Second-ranked UCLA (13-1, 0-1 Pac-12) is coming off its first loss of the season after Oregon's Dillon Brooks hit a last-second 3-pointer Wednesday to beat the Bruins, 89-87, at Matthew Knight Arena.
Bryce Alford, an 83-percent career foul shooter, missed the front end of a 1-and-1 opportunity with UCLA up one, setting up Brooks' game-winner.
The Bruins had an eight-point lead following Thomas Welsh's transition jumper with 3:32 left. After that, UCLA had five points, including 1-3 at the free-throw line, and two turnovers. Welsh, a junior center, had 20 points and 10 rebounds after missing the previous four games with a knee injury.
Freshman forward T.J. Leaf is the Bruins' leading scorer, averaging 17.7 points while shooting 65.4 percent from the floor, along with 8.9 rebounds and 2.7 assists. Bryce Alford, head coach Steve Alford's son, averages 16.6 points, 2.6 rebounds and 2.6 assists.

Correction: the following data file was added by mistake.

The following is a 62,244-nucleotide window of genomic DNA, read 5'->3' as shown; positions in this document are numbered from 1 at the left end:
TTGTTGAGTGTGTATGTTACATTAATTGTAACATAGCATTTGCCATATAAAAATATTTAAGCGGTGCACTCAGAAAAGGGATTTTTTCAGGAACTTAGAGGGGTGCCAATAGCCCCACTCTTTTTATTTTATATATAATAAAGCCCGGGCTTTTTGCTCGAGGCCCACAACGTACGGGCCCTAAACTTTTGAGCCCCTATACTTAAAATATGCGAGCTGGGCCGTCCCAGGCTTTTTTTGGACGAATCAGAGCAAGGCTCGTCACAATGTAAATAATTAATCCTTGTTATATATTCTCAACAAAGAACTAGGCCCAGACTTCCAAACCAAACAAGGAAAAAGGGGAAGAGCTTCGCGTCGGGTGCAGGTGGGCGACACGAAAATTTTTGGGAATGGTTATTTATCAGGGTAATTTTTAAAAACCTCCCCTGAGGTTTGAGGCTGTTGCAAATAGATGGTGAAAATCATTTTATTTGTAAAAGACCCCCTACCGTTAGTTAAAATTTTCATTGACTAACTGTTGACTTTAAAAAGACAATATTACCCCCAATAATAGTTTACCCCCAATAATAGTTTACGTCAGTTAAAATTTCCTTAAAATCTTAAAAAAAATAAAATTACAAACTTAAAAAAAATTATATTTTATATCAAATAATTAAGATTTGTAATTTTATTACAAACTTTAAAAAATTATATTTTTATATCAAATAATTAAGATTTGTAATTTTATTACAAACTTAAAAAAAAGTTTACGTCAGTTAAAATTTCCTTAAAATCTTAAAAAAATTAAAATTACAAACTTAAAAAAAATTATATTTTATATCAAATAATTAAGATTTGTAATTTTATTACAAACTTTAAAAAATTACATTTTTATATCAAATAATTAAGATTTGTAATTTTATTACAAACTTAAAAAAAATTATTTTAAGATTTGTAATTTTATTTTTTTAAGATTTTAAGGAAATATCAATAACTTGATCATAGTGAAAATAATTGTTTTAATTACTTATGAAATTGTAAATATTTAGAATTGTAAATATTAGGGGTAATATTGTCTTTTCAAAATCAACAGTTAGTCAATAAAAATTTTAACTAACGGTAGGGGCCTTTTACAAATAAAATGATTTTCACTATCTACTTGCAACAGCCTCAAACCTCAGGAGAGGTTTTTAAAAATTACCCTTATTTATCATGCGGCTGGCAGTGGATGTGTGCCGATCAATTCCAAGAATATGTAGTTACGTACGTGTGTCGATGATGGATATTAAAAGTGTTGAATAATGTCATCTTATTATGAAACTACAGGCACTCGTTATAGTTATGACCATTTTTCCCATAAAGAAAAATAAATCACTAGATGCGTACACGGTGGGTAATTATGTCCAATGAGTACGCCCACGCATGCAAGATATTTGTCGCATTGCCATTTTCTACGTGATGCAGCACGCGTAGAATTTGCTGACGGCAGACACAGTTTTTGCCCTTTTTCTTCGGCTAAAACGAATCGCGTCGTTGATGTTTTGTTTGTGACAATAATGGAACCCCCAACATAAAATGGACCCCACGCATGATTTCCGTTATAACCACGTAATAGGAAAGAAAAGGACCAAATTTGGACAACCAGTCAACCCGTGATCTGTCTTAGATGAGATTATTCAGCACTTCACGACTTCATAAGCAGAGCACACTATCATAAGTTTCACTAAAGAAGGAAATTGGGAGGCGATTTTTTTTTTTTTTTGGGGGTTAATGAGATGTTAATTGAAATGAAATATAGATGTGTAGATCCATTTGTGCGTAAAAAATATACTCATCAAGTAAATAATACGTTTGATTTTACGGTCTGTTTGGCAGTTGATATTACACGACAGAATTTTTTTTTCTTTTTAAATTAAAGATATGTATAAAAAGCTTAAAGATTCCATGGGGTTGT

The Bruins have six players in all who average in double figure scoring, including freshman guard Lonzo Ball (13.7 points, 5.6 rebounds and 8.1 assists). Ball's assist average is second in the country.
UCLA leads the nation in field goal percentage (54.9) and assists (23.3), is second in points per game (95.1) and assist/turnover ratio (1.86) and third in 3-point percentage (42.9).
"We've got a good skill set offensively, so the ball moves," Steve Alford said Tuesday on a Pac-12 coaches teleconference. "They play very unselfishly. They make the extra pass. We pass up good shots to get great shots, and that's a good trait. I think those have been a lot of the key factors."
Added Oregon State coach Wayne Tinkle: "They’re very dangerous. They’ve got a team full of pros. They’ve got a bunch of guys averaging double figures. They’re going to be hungry after a tough loss (Wednesday) night. So it’s going to be a heck of a challenge for our guys."
Steve Alford, a former standout with the Indiana Hoosiers, is in his fourth year as UCLA's head coach. He helped the Bruins reach the NCAA tournament in 2014 and 2015 and has a 78-41 record (.655) at UCLA.
He's led nine times to the NCAA tournament. His two decades-plus of head coaching experience also include stints at Manchester, Missouri State, Iowa and New Mexico.